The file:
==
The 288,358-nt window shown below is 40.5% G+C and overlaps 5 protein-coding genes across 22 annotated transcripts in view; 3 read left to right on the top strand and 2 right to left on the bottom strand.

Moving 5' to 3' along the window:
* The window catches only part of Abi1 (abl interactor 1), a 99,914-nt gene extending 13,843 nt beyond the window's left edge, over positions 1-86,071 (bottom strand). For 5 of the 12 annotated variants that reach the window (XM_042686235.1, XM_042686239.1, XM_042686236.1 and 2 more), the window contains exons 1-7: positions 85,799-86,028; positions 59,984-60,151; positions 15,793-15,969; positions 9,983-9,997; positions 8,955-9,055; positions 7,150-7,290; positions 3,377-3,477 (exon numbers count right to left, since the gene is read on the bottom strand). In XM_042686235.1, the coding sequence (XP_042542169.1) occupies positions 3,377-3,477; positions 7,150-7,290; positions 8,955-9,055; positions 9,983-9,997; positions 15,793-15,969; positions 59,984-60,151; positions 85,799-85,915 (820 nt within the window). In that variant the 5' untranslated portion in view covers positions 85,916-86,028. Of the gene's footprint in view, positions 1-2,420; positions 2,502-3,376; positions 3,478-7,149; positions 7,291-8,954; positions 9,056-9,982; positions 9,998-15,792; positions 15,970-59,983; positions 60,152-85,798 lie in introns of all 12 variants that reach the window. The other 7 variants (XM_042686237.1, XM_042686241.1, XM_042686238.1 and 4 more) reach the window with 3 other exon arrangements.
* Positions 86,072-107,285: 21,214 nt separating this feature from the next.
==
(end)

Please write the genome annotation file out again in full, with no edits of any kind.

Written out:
The 288,358-nt window shown below is 40.5% G+C and overlaps 5 protein-coding genes across 22 annotated transcripts in view; 3 read left to right on the top strand and 2 right to left on the bottom strand.

Moving 5' to 3' along the window:
* The window catches only part of Abi1 (abl interactor 1), a 99,914-nt gene extending 13,843 nt beyond the window's left edge, over positions 1-86,071 (bottom strand). For 5 of the 12 annotated variants that reach the window (XM_042686235.1, XM_042686239.1, XM_042686236.1 and 2 more), the window contains exons 1-7: positions 85,799-86,028; positions 59,984-60,151; positions 15,793-15,969; positions 9,983-9,997; positions 8,955-9,055; positions 7,150-7,290; positions 3,377-3,477 (exon numbers count right to left, since the gene is read on the bottom strand). In XM_042686235.1, the coding sequence (XP_042542169.1) occupies positions 3,377-3,477; positions 7,150-7,290; positions 8,955-9,055; positions 9,983-9,997; positions 15,793-15,969; positions 59,984-60,151; positions 85,799-85,915 (820 nt within the window). In that variant the 5' untranslated portion in view covers positions 85,916-86,028. Of the gene's footprint in view, positions 1-2,420; positions 2,502-3,376; positions 3,478-7,149; positions 7,291-8,954; positions 9,056-9,982; positions 9,998-15,792; positions 15,970-59,983; positions 60,152-85,798 lie in introns of all 12 variants that reach the window. The other 7 variants (XM_042686237.1, XM_042686241.1, XM_042686238.1 and 4 more) reach the window with 3 other exon arrangements.
* Positions 86,072-107,285: 21,214 nt separating this feature from the next.